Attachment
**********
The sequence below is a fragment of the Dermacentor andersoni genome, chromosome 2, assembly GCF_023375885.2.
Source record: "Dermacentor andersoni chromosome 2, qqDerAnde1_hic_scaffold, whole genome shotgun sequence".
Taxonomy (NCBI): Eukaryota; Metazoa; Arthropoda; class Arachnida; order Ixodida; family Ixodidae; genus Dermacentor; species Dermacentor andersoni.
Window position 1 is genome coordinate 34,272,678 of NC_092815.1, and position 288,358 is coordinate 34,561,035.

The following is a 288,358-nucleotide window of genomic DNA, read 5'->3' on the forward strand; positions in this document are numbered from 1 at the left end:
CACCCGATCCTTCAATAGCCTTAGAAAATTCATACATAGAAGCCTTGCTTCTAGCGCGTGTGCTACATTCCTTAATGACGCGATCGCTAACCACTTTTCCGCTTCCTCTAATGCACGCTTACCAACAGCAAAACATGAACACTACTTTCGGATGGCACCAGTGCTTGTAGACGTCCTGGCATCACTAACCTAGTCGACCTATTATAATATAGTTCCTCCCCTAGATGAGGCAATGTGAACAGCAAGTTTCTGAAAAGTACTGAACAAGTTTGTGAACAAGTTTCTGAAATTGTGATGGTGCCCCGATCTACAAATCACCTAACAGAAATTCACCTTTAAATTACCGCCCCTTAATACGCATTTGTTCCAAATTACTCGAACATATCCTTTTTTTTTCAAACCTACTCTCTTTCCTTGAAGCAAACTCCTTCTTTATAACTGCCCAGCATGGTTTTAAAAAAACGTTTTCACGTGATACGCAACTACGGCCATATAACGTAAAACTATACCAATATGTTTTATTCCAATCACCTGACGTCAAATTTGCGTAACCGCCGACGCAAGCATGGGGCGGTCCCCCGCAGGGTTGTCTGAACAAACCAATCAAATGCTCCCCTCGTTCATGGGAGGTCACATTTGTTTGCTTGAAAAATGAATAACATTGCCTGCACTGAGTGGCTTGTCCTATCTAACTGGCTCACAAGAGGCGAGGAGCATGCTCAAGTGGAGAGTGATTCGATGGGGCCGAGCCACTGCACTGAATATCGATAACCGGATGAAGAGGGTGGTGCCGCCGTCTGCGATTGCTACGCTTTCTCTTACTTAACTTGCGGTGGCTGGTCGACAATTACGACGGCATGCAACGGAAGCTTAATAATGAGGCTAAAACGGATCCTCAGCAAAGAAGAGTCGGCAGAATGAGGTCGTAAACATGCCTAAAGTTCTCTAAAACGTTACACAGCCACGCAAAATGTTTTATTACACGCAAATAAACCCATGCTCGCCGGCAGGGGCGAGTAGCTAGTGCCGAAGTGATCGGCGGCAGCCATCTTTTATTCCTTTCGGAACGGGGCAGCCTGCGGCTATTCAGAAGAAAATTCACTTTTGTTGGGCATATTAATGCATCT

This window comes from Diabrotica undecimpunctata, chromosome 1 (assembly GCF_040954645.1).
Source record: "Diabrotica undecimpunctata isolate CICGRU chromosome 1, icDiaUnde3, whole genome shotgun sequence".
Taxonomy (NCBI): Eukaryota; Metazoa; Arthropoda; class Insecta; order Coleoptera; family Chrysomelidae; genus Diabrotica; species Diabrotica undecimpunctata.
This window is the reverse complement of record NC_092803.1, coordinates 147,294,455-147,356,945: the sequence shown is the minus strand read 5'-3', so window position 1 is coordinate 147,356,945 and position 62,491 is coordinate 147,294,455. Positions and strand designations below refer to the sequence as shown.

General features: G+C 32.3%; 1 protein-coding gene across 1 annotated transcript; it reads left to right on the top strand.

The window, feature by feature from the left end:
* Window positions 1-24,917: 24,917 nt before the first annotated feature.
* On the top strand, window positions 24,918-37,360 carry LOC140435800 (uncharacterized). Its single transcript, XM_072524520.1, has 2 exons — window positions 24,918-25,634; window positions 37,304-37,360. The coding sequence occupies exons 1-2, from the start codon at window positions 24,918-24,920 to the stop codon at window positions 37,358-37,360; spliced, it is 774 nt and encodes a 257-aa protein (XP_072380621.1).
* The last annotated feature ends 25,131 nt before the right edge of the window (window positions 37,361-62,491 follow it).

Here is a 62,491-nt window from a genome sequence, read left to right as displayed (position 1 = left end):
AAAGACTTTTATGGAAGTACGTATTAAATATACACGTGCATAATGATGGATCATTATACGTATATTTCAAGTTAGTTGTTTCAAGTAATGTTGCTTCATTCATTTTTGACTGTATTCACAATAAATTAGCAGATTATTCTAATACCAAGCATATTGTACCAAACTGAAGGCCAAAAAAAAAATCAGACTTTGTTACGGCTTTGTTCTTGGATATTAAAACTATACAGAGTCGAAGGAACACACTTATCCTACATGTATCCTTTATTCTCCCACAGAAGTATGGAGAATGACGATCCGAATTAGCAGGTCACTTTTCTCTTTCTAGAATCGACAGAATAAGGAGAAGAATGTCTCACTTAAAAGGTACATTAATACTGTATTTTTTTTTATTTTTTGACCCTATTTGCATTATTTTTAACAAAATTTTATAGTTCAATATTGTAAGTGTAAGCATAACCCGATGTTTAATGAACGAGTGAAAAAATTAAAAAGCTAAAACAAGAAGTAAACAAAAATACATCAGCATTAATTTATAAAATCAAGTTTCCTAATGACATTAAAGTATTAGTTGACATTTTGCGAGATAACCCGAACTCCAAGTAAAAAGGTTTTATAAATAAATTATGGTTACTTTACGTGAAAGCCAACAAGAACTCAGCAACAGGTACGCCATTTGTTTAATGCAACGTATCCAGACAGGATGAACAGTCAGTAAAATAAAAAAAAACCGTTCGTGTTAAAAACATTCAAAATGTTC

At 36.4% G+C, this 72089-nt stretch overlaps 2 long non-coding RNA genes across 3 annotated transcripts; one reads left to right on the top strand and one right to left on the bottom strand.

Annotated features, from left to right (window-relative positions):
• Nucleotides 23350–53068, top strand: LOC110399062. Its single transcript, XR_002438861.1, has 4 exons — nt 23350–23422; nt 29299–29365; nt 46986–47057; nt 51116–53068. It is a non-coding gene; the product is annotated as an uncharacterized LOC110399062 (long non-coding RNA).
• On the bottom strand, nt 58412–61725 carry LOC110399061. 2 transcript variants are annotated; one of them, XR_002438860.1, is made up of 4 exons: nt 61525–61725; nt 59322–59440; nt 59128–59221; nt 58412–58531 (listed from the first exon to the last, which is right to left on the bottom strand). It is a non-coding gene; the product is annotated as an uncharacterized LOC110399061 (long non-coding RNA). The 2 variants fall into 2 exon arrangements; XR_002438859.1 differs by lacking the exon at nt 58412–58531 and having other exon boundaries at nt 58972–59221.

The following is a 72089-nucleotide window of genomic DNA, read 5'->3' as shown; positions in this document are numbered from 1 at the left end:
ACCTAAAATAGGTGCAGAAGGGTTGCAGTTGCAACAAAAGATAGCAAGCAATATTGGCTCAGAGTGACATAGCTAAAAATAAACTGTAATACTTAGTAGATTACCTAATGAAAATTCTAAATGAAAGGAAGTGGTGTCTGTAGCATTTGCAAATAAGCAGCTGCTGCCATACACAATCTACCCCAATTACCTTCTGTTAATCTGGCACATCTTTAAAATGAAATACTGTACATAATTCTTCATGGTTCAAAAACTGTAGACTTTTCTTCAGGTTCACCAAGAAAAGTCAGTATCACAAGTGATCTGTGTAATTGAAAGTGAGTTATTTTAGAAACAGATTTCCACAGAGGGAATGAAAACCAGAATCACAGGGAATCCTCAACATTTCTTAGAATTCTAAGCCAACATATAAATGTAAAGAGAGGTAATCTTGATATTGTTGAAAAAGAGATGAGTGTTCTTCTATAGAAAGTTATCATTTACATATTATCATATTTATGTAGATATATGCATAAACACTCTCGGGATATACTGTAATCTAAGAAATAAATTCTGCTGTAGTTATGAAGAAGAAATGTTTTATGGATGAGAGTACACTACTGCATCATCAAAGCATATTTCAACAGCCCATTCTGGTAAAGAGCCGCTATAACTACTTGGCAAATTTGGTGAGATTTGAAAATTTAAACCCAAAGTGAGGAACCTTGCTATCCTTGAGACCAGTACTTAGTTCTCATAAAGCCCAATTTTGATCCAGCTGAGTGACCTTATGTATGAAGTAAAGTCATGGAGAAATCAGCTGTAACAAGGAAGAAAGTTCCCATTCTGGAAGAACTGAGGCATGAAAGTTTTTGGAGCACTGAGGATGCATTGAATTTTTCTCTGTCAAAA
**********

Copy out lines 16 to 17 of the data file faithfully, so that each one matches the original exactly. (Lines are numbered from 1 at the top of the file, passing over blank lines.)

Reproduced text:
Here is a 62,491-nt window from a genome sequence, read left to right as displayed (position 1 = left end):
AAAGACTTTTATGGAAGTACGTATTAAATATACACGTGCATAATGATGGATCATTATACGTATATTTCAAGTTAGTTGTTTCAAGTAATGTTGCTTCATTCATTTTTGACTGTATTCACAATAAATTAGCAGATTATTCTAATACCAAGCATATTGTACCAAACTGAAGGCCAAAAAAAAAATCAGACTTTGTTACGGCTTTGTTCTTGGATATTAAAACTATACAGAGTCGAAGGAACACACTTATCCTACATGTATCCTTTATTCTCCCACAGAAGTATGGAGAATGACGATCCGAATTAGCAGGTCACTTTTCTCTTTCTAGAATCGACAGAATAAGGAGAAGAATGTCTCACTTAAAAGGTACATTAATACTGTATTTTTTTTTATTTTTTGACCCTATTTGCATTATTTTTAACAAAATTTTATAGTTCAATATTGTAAGTGTAAGCATAACCCGATGTTTAATGAACGAGTGAAAAAATTAAAAAGCTAAAACAAGAAGTAAACAAAAATACATCAGCATTAATTTATAAAATCAAGTTTCCTAATGACATTAAAGTATTAGTTGACATTTTGCGAGATAACCCGAACTCCAAGTAAAAAGGTTTTATAAATAAATTATGGTTACTTTACGTGAAAGCCAACAAGAACTCAGCAACAGGTACGCCATTTGTTTAATGCAACGTATCCAGACAGGATGAACAGTCAGTAAAATAAAAAAAAACCGTTCGTGTTAAAAACATTCAAAATGTTC